In addition to moving toward increased support for abortion, Catholic college students enrolled on Catholic campuses showed movement away from Church teachings on other key moral issues. Support for same-sex marriage also increased dramatically for Catholic students on Catholic campuses. Thirty nine percent of Catholic students enrolled in Catholic colleges and universities claim that they have moved further away from their Church’s definition of marriage as a union of one woman and one man. On this issue, more Catholic students on Catholic campuses moved toward supporting gay marriage than those enrolled in private religious (non-Catholic) colleges, and showed just slightly less increased support for gay marriage than those Catholics enrolled in public colleges and private non-sectarian colleges.
While Yanikoski is correct that Catholic students enrolled in Catholic colleges and universities are more likely to be involved in “reading sacred texts” than those on public or private campuses, 32 percent of Catholic students on Catholic campuses claim that they are “less active” in their Mass attendance than when they first arrived on campus, and similar numbers claim to be less active in their prayer lives. While this decline in religious activity for Catholics on Catholic campuses is slightly less dramatic than that of Catholics enrolled in public and private institutions, there is little to celebrate in these numbers for those who had hoped that Catholic colleges and universities were beginning to address the decline of the Catholic identity on these campuses.
Catholic college leaders point to their commitment to Catholic social teachings and provide examples of strong community service programs designed to help the poor and empower the oppressed. But the reality is that on many Catholic campuses a commitment to social justice has been defined so incoherently that it now includes student involvement in increasing women’s access to “full reproductive rights”— including abortion—and lobbying for gay men and lesbian women’s right to same-sex marriage. Many Catholic colleges, like Georgetown, encourage student internships or work experiences at Planned Parenthood, and some on the faculty have worked or currently work at Planned Parenthood.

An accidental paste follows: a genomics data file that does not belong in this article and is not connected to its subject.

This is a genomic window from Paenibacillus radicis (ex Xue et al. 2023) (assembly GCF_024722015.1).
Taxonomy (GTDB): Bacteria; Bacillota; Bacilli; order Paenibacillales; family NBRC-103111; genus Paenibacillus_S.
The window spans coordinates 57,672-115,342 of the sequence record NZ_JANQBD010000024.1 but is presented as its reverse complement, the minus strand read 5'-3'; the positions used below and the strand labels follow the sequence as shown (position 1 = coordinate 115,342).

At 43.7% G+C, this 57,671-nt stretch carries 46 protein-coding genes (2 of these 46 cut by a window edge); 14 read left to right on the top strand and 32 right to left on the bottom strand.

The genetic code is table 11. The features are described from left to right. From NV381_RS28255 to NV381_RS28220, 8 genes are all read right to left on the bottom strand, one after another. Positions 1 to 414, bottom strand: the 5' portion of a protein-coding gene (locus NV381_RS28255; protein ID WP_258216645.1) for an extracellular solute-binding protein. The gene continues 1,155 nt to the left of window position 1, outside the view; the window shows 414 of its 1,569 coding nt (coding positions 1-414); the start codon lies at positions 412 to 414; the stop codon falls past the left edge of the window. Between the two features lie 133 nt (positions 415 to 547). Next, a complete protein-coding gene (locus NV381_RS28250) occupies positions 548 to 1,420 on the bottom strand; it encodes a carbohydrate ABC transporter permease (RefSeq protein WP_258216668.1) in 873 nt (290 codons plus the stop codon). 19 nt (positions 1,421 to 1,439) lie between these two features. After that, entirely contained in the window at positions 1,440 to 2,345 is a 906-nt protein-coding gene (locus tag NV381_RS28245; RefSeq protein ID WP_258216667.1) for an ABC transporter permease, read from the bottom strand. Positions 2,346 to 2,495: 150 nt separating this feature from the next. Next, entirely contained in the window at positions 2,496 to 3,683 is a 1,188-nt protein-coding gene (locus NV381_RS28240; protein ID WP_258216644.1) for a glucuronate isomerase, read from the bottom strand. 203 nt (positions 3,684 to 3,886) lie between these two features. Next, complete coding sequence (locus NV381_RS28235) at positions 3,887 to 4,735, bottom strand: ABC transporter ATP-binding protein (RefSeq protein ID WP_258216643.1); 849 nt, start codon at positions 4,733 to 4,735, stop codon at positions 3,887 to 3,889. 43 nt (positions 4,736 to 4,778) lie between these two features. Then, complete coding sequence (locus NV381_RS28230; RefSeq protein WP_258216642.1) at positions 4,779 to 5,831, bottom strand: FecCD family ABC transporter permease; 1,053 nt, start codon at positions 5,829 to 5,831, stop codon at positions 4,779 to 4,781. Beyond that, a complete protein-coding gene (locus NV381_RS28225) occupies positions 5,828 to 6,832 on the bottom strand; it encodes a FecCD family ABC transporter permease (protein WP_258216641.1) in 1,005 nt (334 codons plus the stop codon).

Roberta Lynn Geidner Antoniotti, the former CEO and president of Planned Parenthood of Maryland, has taught at Georgetown University’s School of Nursing and Health Studies since 2005. Antoniotti has also won the Planned Parenthood Federation of America Excellence Award for Clinical Services Expansion. In addition to Antoniotti, Dr. Gary Lewis Filerman, who chaired the Department of Health Systems Administration at Georgetown, is a former Planned Parenthood vice president.
Georgetown University’s Women’s Law and Public Policy Fellowship Program has placed two fellowship winners with the Planned Parenthood Federation of America since 2007. In 2007, fellowship winner Marya Torrez was placed with Planned Parenthood after helping to found Law Students for Choice at Georgetown University and completing an internship at the National Abortion Federation. In 2008, Meredith Asay spent a fellowship year at Planned Parenthood, where she helped to prepare a legal response to prevent a “restrictive ban on reproductive health services via a state level referendum.”